Don’t misunderstand me, it doesn’t ever feel comfortable to say “I can’t” – and many people don’t “get” this way of thinking at all, nor do they even bother trying. This leaves me feeling isolated and rejected by society. I might as well be some alien life form. And, if I had a dime for every time I have ben offered advice about supplements, yoga, qi gong, tai chi, Reiki, acupuncture and whatever new “complimentary therapy that Dr. Oz has been touting of late, I’d be one a rich gal.

People need to learn that not all disabilities are visible ones. Not all of us that have difficulty getting about are in wheelchairs. And, not everyone with life-altering conditions look or acts “sick.”

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The sun going down on me. Photo by Lori Schneider.

The sun going down on me… Photo by Lori Schneider.

 

 

 

 

 

 

 

 

 

 

 

 

 

The myriad of health issues I have are now battling for center stage with my failing relationship with my only real-life friend, my husband. OR it is most definitely contributing directly to it.

[But that is another topic in and of itself  – one that doesn’t belong in this blog. It just would be REALLY great of my husband, and alleged best friend would understand these things, and want to work on our relationship. But his lackluster responses to my pleas for us to work on this don’t give me much hope, nor reason to be. At times he acts as if nothing is wrong – yet I know deep down that he knows what our relationship has become, aided by my mysterious health issues and consistent issues finding medical care, is not much more than coexistence. BUT – what do you do when your partner in life doesn’t make the effort to try to improve your relationship? Ouch.]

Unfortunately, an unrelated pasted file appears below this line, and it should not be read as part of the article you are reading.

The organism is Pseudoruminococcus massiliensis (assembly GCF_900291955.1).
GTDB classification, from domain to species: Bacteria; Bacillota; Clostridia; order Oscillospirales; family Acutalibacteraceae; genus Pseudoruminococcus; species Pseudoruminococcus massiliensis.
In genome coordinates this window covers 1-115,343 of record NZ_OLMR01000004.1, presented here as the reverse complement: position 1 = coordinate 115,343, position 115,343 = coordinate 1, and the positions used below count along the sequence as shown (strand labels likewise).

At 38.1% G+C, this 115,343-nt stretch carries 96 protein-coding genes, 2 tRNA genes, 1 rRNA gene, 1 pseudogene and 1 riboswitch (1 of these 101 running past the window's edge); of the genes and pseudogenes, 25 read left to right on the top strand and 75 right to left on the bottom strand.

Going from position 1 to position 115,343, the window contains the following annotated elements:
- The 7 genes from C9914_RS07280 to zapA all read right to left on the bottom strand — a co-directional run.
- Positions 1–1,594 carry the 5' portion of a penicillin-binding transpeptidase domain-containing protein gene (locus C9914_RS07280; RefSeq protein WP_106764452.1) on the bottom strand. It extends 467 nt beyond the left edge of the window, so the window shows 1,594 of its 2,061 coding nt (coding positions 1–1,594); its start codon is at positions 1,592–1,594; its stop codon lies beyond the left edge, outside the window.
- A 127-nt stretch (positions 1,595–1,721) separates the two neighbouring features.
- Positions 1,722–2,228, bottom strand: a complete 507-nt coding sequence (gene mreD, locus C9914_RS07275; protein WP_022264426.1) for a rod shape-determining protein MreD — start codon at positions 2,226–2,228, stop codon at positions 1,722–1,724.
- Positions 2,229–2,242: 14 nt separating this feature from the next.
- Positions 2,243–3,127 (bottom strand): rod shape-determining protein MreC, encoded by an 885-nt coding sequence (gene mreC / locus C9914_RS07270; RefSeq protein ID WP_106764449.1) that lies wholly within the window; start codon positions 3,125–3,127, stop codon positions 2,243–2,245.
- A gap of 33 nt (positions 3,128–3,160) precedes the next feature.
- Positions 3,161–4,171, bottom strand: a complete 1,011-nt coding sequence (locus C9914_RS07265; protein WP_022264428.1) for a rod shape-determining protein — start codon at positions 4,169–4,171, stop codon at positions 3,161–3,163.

These health issues stole my career paths and any options I had within my fields of expertise. I tried for years to do something from home – to use my  skills and experience to help others – for free.. But, no one wanted my help  – this devalued what I had made of myself, who I was, what I had accomplished, and what I thought I could do that would be meaningful.

Every day, I never know what symptom or issues will pay me a visit and hang out to make me question the validity of my existence.